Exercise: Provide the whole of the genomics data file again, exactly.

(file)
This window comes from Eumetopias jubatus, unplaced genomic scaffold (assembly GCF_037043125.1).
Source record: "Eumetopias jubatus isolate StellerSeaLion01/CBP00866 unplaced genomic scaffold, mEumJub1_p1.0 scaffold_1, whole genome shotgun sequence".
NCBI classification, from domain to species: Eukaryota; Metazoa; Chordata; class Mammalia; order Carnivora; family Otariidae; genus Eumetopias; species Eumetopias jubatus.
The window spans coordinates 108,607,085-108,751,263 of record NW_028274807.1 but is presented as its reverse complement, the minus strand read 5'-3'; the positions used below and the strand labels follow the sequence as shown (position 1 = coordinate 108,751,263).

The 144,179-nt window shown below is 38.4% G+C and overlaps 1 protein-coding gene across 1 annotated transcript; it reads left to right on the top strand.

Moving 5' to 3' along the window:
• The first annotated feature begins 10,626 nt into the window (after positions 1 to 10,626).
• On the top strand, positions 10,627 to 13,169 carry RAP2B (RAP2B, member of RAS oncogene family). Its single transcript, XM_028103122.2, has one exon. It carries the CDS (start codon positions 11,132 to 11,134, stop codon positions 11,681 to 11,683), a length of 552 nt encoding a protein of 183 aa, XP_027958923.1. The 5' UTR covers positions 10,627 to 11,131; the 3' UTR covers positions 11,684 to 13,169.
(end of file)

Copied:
This window comes from Eumetopias jubatus, unplaced genomic scaffold (assembly GCF_037043125.1).
Source record: "Eumetopias jubatus isolate StellerSeaLion01/CBP00866 unplaced genomic scaffold, mEumJub1_p1.0 scaffold_1, whole genome shotgun sequence".
NCBI classification, from domain to species: Eukaryota; Metazoa; Chordata; class Mammalia; order Carnivora; family Otariidae; genus Eumetopias; species Eumetopias jubatus.
The window spans coordinates 108,607,085-108,751,263 of record NW_028274807.1 but is presented as its reverse complement, the minus strand read 5'-3'; the positions used below and the strand labels follow the sequence as shown (position 1 = coordinate 108,751,263).

The 144,179-nt window shown below is 38.4% G+C and overlaps 1 protein-coding gene across 1 annotated transcript; it reads left to right on the top strand.

Moving 5' to 3' along the window:
• The first annotated feature begins 10,626 nt into the window (after positions 1 to 10,626).
• On the top strand, positions 10,627 to 13,169 carry RAP2B (RAP2B, member of RAS oncogene family). Its single transcript, XM_028103122.2, has one exon. It carries the CDS (start codon positions 11,132 to 11,134, stop codon positions 11,681 to 11,683), a length of 552 nt encoding a protein of 183 aa, XP_027958923.1. The 5' UTR covers positions 10,627 to 11,131; the 3' UTR covers positions 11,684 to 13,169.